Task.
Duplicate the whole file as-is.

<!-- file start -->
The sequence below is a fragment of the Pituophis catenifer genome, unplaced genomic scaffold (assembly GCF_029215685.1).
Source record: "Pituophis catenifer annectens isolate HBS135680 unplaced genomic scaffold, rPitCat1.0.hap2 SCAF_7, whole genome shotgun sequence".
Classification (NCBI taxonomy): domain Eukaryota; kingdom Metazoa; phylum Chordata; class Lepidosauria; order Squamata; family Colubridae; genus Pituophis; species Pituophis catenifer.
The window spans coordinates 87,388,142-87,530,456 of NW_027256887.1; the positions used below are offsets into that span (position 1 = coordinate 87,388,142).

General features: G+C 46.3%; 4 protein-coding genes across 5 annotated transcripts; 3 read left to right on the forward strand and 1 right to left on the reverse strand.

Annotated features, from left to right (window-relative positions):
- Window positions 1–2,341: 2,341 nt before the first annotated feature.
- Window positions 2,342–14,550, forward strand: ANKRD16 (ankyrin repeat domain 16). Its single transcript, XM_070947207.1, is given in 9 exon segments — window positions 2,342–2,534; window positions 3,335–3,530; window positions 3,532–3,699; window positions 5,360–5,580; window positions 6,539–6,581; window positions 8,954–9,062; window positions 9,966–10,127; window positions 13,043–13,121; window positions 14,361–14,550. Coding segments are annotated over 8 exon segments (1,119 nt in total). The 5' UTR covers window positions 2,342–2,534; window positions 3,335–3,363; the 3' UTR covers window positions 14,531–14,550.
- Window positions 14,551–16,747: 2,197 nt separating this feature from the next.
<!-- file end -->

The sequence below is a fragment of the Pituophis catenifer genome, unplaced genomic scaffold (assembly GCF_029215685.1).
Source record: "Pituophis catenifer annectens isolate HBS135680 unplaced genomic scaffold, rPitCat1.0.hap2 SCAF_7, whole genome shotgun sequence".
Classification (NCBI taxonomy): domain Eukaryota; kingdom Metazoa; phylum Chordata; class Lepidosauria; order Squamata; family Colubridae; genus Pituophis; species Pituophis catenifer.
The window spans coordinates 87,388,142-87,530,456 of NW_027256887.1; the positions used below are offsets into that span (position 1 = coordinate 87,388,142).

General features: G+C 46.3%; 4 protein-coding genes across 5 annotated transcripts; 3 read left to right on the forward strand and 1 right to left on the reverse strand.

Annotated features, from left to right (window-relative positions):
- Window positions 1–2,341: 2,341 nt before the first annotated feature.
- Window positions 2,342–14,550, forward strand: ANKRD16 (ankyrin repeat domain 16). Its single transcript, XM_070947207.1, is given in 9 exon segments — window positions 2,342–2,534; window positions 3,335–3,530; window positions 3,532–3,699; window positions 5,360–5,580; window positions 6,539–6,581; window positions 8,954–9,062; window positions 9,966–10,127; window positions 13,043–13,121; window positions 14,361–14,550. Coding segments are annotated over 8 exon segments (1,119 nt in total). The 5' UTR covers window positions 2,342–2,534; window positions 3,335–3,363; the 3' UTR covers window positions 14,531–14,550.
- Window positions 14,551–16,747: 2,197 nt separating this feature from the next.